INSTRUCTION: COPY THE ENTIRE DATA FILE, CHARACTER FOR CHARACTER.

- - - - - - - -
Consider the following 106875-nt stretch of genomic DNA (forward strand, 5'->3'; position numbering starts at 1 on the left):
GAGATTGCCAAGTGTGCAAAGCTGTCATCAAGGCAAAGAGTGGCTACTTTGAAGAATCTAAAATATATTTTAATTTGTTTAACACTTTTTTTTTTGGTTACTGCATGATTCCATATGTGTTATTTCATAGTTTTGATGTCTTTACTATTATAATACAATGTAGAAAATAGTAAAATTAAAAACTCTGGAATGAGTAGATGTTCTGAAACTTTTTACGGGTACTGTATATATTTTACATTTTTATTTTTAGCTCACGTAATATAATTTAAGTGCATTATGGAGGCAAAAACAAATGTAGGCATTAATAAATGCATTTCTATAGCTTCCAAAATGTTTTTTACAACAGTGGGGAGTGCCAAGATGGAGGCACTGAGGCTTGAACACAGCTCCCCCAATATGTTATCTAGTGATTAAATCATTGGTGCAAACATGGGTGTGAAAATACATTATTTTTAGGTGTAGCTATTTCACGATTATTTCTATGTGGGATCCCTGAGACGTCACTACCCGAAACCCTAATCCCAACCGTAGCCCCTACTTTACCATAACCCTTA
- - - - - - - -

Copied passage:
Consider the following 106875-nt stretch of genomic DNA (forward strand, 5'->3'; position numbering starts at 1 on the left):
GAGATTGCCAAGTGTGCAAAGCTGTCATCAAGGCAAAGAGTGGCTACTTTGAAGAATCTAAAATATATTTTAATTTGTTTAACACTTTTTTTTTTGGTTACTGCATGATTCCATATGTGTTATTTCATAGTTTTGATGTCTTTACTATTATAATACAATGTAGAAAATAGTAAAATTAAAAACTCTGGAATGAGTAGATGTTCTGAAACTTTTTACGGGTACTGTATATATTTTACATTTTTATTTTTAGCTCACGTAATATAATTTAAGTGCATTATGGAGGCAAAAACAAATGTAGGCATTAATAAATGCATTTCTATAGCTTCCAAAATGTTTTTTACAACAGTGGGGAGTGCCAAGATGGAGGCACTGAGGCTTGAACACAGCTCCCCCAATATGTTATCTAGTGATTAAATCATTGGTGCAAACATGGGTGTGAAAATACATTATTTTTAGGTGTAGCTATTTCACGATTATTTCTATGTGGGATCCCTGAGACGTCACTACCCGAAACCCTAATCCCAACCGTAGCCCCTACTTTACCATAACCCTTA